Magnetic Coins Science Experiment

Have you ever wondered why some metals are magnetic and others aren’t? It’s all to do with what they are made out of. To find out, get some coins out of your pockets, it’s time for a test! Today we’ll do a science experiment to see if your coins are magnetic or not depending on how old they are. This experiment is perfect for children in Key Stages 1, 2 and 3 to help them to understand more about why some metals are magnetic and others are not.

You will need: Magnetic coins equipment

  • A bunch of coins including one pennies, two penies, fives and tens.
  • A magnet, you can get some super strong magnets which we used in this experiment here.

Method:

  • Search your house and your pockets for coins!
  • Place all your ones, twos, fives and tens on a flat surface. You may wish to make them into a shape or pattern to make the experiment more exciting or could group your coins into 1ps, 2ps, 5ps and 10ps.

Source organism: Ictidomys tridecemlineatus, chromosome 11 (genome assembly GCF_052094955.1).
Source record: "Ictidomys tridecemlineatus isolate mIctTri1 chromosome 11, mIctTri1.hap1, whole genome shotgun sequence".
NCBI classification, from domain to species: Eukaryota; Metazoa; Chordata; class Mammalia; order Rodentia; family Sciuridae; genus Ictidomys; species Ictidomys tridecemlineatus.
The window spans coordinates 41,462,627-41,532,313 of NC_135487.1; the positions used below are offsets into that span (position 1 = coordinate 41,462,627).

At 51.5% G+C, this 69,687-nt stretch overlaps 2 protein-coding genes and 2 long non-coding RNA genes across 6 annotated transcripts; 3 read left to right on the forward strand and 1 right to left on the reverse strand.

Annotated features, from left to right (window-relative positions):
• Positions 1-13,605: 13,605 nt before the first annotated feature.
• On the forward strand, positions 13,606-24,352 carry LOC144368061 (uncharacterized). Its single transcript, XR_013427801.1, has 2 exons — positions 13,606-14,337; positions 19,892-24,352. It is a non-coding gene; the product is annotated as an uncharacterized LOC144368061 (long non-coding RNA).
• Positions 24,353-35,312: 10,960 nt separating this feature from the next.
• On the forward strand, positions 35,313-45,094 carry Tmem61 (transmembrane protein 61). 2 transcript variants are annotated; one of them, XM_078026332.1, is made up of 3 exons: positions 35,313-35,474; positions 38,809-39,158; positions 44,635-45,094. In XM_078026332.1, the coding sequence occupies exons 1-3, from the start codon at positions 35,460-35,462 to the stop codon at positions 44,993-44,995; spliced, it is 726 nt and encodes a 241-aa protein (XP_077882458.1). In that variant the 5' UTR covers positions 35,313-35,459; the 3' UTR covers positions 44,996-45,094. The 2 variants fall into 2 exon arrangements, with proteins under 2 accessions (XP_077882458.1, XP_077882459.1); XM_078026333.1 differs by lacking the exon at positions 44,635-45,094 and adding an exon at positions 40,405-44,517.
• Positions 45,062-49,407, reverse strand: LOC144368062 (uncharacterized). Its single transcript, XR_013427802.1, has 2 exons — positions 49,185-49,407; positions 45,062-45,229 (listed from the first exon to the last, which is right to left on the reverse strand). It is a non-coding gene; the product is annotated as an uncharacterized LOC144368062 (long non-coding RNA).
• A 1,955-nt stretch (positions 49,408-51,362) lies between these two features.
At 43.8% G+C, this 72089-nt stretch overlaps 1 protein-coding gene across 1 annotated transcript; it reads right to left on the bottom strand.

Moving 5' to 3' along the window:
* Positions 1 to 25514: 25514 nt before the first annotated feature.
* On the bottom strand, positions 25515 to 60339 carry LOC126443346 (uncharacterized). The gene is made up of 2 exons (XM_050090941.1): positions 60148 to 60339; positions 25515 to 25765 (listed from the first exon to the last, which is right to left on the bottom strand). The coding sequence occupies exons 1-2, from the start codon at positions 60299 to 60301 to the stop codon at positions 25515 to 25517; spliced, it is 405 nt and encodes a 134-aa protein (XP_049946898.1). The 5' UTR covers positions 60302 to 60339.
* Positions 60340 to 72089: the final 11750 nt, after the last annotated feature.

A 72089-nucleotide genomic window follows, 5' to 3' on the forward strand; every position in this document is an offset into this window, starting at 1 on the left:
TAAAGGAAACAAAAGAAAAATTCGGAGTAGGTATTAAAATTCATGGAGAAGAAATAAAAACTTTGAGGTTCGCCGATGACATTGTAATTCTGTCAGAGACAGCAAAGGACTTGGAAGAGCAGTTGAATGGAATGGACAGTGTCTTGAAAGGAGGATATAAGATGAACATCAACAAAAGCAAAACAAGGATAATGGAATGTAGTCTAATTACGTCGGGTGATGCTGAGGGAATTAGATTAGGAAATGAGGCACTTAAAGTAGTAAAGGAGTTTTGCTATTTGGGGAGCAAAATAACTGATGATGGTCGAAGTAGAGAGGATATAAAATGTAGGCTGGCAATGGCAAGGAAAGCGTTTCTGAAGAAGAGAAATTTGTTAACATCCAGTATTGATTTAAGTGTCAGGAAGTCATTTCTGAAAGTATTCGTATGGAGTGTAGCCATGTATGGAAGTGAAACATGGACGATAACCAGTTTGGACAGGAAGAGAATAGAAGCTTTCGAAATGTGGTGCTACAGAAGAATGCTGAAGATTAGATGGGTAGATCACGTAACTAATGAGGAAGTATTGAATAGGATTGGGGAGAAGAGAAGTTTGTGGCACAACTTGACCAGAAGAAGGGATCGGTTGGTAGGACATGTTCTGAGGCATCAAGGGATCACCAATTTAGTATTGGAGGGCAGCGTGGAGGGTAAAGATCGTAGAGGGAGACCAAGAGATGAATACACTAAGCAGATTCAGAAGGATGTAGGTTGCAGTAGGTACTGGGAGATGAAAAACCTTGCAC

• Run the magnet over them and see which ones are attracted to the magnet, these are the magnetic coins!

The science bit: magnetic coins experiment

  • Since 1992, 1ps and 2ps have been made out of copper-plated steel instead of the previous alloy of copper, tin and zinc. Steel is magnetic so pennies made after 1992 will be attracted to the magnet when it is close to them. Pennies made before this will not be magnetic.
  • Since 2012, 5p and 10p coins are made out of nickel-plated steel. You had magnetic coins in your pockets all along without knowing! 5p and 10p coins made before this date will not be magnetic.
  • For other coins like 20ps and 50ps, their composition is 75% copper and 25% nickel. Because copper is not magnetic and there isn’t enough nickel in them, these coins won’t be attracted to the magnet.